Judge’s alleged lying in court

2011-10-01 16:57

A North Gauteng High Court judge has ordered a high-level probe into Nano Matlala, a co-chairperson of the Law Society of South Africa, for allegedly lying to court.

Judge Brian Southwood last week referred his judgment to the Law Society of the Northern Province’s president, Tony Thobane, to investigate Matlala’s conduct in the sale of a property.

Matlala is also the president of the Black Lawyers Association and a senior partner at Tshwane-based law firm Maluleke Seriti Makume & Matlala Inc.

Southwood’s complaint relates to Matlala’s appointment as the trustee of an insolvent estate. Matlala denies lying in court.

In March 2009, a property belonging to Amos and Anna Ndlovu was sold on auction for R761 000 after the owners failed to keep up their monthly repayments.

The house was bought by Sivaprakash Naidoo and Irooshka Govinsamy. The Ndlovus later agreed to rent the property for R9?000 a month from Naidoo and Govinsamy.

In July 2009, Matlala was appointed trustee of the Ndlovus’ insolvent estate.

As the property was not yet formally transferred to the new owners, Matlala informed Naidoo and Govinsamy that he would still entertain higher offers for the house.

The owners took exception to Matlala’s approach and went to court to have their ownership of the house confirmed.
In court, Matlala claimed to have received a offer of R1.1 million for the house from a private company, but refused to identify the potential buyer.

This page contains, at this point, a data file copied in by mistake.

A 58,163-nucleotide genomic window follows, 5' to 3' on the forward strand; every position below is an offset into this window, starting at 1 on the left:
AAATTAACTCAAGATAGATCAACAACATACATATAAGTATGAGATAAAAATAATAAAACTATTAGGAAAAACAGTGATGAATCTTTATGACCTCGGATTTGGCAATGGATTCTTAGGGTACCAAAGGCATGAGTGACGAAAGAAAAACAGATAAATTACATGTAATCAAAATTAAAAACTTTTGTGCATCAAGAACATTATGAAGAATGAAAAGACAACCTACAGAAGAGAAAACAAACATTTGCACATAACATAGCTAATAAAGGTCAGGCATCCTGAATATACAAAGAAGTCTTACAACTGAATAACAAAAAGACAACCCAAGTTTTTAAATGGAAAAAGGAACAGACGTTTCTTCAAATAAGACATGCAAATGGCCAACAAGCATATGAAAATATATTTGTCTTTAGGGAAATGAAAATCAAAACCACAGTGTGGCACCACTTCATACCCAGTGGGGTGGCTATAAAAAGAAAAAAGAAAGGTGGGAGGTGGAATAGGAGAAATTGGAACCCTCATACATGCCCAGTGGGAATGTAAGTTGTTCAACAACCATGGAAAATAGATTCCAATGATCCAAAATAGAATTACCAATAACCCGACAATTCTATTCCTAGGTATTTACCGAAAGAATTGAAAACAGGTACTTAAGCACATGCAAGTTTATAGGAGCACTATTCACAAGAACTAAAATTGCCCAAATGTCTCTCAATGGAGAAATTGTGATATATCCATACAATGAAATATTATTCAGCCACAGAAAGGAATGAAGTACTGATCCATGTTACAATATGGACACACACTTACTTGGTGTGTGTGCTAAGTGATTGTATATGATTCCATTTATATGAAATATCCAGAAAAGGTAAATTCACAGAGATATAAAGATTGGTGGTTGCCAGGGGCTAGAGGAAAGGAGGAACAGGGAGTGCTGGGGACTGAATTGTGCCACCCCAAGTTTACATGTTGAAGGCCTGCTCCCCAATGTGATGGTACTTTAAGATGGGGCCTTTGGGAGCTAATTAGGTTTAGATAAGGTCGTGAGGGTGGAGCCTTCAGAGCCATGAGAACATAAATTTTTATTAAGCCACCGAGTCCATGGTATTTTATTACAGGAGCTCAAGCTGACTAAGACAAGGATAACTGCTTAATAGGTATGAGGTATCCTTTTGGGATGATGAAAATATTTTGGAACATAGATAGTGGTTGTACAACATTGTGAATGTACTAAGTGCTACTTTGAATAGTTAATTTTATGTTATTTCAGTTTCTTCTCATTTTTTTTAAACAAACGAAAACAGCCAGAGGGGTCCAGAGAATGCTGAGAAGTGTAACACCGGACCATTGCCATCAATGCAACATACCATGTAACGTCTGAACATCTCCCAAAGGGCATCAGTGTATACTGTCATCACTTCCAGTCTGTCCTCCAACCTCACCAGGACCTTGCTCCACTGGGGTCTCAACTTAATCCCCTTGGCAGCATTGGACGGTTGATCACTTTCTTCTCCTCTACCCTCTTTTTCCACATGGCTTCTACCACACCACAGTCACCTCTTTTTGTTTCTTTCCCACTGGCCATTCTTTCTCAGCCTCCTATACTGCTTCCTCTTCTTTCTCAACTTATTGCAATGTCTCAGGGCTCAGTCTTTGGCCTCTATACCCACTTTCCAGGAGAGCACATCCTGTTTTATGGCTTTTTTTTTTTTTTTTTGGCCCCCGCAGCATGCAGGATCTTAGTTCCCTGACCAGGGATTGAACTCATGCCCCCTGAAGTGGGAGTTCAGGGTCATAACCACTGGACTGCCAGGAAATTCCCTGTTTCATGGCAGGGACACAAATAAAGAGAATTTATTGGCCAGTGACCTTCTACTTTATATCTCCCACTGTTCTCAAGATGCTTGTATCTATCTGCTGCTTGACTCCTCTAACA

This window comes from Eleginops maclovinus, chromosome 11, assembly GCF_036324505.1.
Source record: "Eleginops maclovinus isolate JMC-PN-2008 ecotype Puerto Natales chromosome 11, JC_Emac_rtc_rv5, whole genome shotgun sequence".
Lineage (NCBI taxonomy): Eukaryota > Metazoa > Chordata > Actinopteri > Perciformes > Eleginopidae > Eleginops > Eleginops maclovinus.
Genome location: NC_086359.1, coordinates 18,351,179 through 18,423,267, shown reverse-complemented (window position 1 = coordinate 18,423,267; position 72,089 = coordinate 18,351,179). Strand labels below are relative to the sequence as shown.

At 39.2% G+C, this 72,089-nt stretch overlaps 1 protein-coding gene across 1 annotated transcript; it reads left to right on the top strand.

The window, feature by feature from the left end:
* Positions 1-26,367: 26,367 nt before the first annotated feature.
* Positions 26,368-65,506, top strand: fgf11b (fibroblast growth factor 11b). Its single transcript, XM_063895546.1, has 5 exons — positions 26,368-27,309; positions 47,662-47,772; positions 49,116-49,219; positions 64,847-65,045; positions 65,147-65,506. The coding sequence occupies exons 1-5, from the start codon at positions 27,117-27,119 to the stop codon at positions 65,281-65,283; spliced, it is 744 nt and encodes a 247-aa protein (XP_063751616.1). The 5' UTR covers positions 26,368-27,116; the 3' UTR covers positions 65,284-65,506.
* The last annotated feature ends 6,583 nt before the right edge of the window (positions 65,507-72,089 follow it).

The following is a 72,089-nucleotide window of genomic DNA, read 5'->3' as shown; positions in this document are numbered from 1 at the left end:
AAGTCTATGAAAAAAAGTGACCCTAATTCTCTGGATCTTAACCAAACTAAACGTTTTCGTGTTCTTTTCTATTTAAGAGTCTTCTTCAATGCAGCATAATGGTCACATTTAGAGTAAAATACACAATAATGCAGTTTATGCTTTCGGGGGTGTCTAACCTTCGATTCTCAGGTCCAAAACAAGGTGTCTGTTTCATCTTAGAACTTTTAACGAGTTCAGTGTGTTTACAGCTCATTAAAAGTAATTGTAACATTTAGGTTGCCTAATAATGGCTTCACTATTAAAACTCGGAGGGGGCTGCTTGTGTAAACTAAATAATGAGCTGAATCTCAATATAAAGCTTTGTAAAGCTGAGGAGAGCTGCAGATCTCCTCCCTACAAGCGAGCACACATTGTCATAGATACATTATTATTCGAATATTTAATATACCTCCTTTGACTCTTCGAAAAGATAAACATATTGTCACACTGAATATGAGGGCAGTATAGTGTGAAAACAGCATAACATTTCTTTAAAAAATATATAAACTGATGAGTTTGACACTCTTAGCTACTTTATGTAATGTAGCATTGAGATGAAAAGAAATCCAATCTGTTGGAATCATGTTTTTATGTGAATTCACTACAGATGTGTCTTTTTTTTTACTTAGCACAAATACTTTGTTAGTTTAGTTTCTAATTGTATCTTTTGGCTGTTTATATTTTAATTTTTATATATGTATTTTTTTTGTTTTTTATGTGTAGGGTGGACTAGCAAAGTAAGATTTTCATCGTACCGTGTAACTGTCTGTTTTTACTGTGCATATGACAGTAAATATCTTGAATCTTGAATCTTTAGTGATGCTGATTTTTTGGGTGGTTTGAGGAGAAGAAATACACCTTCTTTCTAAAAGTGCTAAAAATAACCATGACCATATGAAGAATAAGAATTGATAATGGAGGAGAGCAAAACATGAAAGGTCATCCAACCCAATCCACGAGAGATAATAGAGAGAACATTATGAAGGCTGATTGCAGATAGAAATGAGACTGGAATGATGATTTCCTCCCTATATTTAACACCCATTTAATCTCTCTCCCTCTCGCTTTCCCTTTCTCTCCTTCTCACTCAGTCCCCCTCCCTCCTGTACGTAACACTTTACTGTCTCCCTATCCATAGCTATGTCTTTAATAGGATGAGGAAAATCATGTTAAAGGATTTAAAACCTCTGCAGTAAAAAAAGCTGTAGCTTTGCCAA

Matlala showed City Press an undated offer to purchase the property. “I was not untruthful in any manner in the evidence I presented before court,” he said.

The court found the house was worth R1.2 million and set aside Matlala’s appointment as trustee. Matlala says he will appeal the judgment.

Jaco Fourie, a senior officer at the Law Society of the Northern Provinces, said their disciplinary department is obliged to investigate the matter.

“We have to comply with the rules of natural justice by giving the attorneys concerned an opportunity to respond to the allegations contained in the judgment,” said Fourie.

Matlala will be given three weeks to respond to the complaint and then the law society will decide if there are sufficient causes to prosecute.

“If we’re satisfied that a prima facie case has been made out, the attorneys will receive a charge sheet,” Fourie said.


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